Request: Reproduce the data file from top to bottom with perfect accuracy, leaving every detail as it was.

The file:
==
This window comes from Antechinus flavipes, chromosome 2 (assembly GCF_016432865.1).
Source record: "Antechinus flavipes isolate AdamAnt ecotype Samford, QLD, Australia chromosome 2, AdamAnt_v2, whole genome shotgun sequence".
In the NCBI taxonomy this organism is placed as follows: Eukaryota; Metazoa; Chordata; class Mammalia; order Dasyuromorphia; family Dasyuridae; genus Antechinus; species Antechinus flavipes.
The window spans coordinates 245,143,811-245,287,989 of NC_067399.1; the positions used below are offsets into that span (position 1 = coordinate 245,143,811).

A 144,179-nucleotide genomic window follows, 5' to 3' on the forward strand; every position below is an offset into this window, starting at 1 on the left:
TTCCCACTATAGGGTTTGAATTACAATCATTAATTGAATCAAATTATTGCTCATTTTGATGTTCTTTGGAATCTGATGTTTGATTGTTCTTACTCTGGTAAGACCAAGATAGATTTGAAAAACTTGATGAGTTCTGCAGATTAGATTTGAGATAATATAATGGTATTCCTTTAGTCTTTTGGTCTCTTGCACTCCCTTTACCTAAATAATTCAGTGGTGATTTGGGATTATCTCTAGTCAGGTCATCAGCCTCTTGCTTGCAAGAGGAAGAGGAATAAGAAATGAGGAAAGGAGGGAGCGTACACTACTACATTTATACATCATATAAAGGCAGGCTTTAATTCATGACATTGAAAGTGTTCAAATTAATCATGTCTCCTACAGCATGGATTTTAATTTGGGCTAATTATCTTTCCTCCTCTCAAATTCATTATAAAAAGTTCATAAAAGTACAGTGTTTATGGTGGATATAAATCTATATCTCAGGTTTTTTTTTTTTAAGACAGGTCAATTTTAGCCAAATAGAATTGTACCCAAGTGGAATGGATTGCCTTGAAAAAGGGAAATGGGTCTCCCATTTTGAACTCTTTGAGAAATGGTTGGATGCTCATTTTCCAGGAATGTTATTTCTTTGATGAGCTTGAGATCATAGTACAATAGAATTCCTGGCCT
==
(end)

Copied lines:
This window comes from Antechinus flavipes, chromosome 2 (assembly GCF_016432865.1).
Source record: "Antechinus flavipes isolate AdamAnt ecotype Samford, QLD, Australia chromosome 2, AdamAnt_v2, whole genome shotgun sequence".
In the NCBI taxonomy this organism is placed as follows: Eukaryota; Metazoa; Chordata; class Mammalia; order Dasyuromorphia; family Dasyuridae; genus Antechinus; species Antechinus flavipes.
The window spans coordinates 245,143,811-245,287,989 of NC_067399.1; the positions used below are offsets into that span (position 1 = coordinate 245,143,811).

A 144,179-nucleotide genomic window follows, 5' to 3' on the forward strand; every position below is an offset into this window, starting at 1 on the left:
TTCCCACTATAGGGTTTGAATTACAATCATTAATTGAATCAAATTATTGCTCATTTTGATGTTCTTTGGAATCTGATGTTTGATTGTTCTTACTCTGGTAAGACCAAGATAGATTTGAAAAACTTGATGAGTTCTGCAGATTAGATTTGAGATAATATAATGGTATTCCTTTAGTCTTTTGGTCTCTTGCACTCCCTTTACCTAAATAATTCAGTGGTGATTTGGGATTATCTCTAGTCAGGTCATCAGCCTCTTGCTTGCAAGAGGAAGAGGAATAAGAAATGAGGAAAGGAGGGAGCGTACACTACTACATTTATACATCATATAAAGGCAGGCTTTAATTCATGACATTGAAAGTGTTCAAATTAATCATGTCTCCTACAGCATGGATTTTAATTTGGGCTAATTATCTTTCCTCCTCTCAAATTCATTATAAAAAGTTCATAAAAGTACAGTGTTTATGGTGGATATAAATCTATATCTCAGGTTTTTTTTTTTTAAGACAGGTCAATTTTAGCCAAATAGAATTGTACCCAAGTGGAATGGATTGCCTTGAAAAAGGGAAATGGGTCTCCCATTTTGAACTCTTTGAGAAATGGTTGGATGCTCATTTTCCAGGAATGTTATTTCTTTGATGAGCTTGAGATCATAGTACAATAGAATTCCTGGCCT